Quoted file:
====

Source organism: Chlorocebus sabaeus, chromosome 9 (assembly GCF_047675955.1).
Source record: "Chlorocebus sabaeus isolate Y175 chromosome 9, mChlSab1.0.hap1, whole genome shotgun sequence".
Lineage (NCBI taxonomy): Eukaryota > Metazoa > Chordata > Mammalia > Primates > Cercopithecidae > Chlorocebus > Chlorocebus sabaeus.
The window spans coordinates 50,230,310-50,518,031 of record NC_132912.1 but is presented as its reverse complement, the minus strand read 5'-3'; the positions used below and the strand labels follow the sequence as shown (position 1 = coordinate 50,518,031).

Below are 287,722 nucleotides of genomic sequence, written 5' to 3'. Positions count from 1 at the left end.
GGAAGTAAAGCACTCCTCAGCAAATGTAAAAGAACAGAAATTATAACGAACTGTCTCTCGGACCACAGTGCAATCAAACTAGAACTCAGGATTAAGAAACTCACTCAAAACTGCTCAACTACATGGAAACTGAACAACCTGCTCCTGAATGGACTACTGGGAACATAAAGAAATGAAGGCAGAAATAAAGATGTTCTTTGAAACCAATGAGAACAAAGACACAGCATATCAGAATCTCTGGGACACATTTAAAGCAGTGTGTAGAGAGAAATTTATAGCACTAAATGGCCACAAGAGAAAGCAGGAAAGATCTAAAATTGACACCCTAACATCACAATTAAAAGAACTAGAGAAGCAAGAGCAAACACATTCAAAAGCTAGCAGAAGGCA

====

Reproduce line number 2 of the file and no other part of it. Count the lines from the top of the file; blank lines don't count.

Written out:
Source record: "Chlorocebus sabaeus isolate Y175 chromosome 9, mChlSab1.0.hap1, whole genome shotgun sequence".